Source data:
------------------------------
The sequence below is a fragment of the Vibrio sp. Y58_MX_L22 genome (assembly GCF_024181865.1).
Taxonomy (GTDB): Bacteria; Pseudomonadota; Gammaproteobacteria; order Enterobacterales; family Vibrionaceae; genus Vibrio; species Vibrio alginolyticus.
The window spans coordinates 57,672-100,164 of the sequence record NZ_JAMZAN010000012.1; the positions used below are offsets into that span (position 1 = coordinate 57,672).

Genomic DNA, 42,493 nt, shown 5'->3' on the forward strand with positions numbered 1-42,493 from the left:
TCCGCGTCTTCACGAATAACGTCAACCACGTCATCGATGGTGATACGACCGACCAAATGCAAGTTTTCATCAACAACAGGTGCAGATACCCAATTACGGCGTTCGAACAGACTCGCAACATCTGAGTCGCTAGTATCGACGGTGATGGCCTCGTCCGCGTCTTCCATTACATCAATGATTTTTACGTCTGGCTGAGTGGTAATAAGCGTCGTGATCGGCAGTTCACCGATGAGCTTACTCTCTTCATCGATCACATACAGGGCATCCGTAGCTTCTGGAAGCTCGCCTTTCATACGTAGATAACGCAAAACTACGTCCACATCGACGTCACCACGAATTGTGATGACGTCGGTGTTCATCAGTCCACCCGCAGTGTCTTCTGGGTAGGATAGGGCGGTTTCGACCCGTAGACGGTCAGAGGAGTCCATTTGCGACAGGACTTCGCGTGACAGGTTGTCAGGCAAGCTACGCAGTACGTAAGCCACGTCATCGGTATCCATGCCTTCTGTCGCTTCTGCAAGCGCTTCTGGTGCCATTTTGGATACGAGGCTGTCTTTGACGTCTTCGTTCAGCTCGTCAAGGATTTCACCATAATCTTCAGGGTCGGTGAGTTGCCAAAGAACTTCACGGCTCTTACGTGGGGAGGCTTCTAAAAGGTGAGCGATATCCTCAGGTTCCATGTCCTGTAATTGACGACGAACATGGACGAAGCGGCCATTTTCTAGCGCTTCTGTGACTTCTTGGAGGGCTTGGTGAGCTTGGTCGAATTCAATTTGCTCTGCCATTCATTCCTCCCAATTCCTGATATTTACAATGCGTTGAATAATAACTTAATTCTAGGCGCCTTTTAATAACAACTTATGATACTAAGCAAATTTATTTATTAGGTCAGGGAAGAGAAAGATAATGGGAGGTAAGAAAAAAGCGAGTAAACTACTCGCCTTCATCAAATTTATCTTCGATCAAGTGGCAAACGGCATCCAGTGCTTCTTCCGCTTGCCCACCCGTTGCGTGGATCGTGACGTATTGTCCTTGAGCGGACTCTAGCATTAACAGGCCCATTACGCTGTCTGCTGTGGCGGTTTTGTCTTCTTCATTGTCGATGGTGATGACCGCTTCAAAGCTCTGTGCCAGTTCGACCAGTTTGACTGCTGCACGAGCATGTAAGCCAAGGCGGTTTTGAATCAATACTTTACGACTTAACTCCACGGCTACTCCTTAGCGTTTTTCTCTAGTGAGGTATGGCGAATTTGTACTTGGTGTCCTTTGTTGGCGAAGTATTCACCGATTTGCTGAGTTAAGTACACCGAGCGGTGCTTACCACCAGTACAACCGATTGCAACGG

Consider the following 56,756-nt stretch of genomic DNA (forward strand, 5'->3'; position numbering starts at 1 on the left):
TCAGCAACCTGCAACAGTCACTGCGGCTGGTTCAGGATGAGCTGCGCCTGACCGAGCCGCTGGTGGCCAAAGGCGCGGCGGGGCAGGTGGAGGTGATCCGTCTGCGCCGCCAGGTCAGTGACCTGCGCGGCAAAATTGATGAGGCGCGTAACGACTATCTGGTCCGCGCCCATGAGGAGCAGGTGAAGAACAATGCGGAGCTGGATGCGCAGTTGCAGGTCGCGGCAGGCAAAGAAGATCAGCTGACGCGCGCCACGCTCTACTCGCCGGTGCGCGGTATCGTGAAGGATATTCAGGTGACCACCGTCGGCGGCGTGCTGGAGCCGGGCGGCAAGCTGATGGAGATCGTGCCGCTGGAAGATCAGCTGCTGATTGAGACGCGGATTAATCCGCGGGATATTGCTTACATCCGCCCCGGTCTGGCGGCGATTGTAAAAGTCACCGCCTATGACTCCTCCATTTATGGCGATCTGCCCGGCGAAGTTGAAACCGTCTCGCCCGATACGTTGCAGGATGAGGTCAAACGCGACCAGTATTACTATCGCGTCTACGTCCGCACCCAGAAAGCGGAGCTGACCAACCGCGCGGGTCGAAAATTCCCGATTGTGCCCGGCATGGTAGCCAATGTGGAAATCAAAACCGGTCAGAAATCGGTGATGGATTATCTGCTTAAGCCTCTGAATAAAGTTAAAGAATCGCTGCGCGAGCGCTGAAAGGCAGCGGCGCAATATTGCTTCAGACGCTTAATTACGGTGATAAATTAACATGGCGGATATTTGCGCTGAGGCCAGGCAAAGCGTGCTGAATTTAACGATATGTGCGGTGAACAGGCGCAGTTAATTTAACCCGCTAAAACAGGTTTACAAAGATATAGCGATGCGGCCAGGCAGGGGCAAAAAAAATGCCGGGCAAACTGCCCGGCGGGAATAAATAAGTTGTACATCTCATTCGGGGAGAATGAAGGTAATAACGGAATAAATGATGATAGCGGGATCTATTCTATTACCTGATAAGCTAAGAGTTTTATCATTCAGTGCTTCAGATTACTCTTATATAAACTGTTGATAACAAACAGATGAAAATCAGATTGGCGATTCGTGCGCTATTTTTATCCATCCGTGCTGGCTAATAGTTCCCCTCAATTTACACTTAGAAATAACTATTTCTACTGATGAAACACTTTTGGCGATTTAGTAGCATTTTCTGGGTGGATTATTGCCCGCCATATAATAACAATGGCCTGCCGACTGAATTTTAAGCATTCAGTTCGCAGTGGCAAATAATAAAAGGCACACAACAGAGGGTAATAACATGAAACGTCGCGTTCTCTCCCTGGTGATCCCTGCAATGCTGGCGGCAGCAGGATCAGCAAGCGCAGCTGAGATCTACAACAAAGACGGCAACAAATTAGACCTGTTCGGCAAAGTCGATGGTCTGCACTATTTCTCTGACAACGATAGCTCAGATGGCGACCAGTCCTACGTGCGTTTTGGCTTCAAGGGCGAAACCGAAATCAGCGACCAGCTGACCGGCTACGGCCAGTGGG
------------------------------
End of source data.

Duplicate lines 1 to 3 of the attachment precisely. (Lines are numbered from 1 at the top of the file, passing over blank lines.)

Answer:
The sequence below is a fragment of the Vibrio sp. Y58_MX_L22 genome (assembly GCF_024181865.1).
Taxonomy (GTDB): Bacteria; Pseudomonadota; Gammaproteobacteria; order Enterobacterales; family Vibrionaceae; genus Vibrio; species Vibrio alginolyticus.
The window spans coordinates 57,672-100,164 of the sequence record NZ_JAMZAN010000012.1; the positions used below are offsets into that span (position 1 = coordinate 57,672).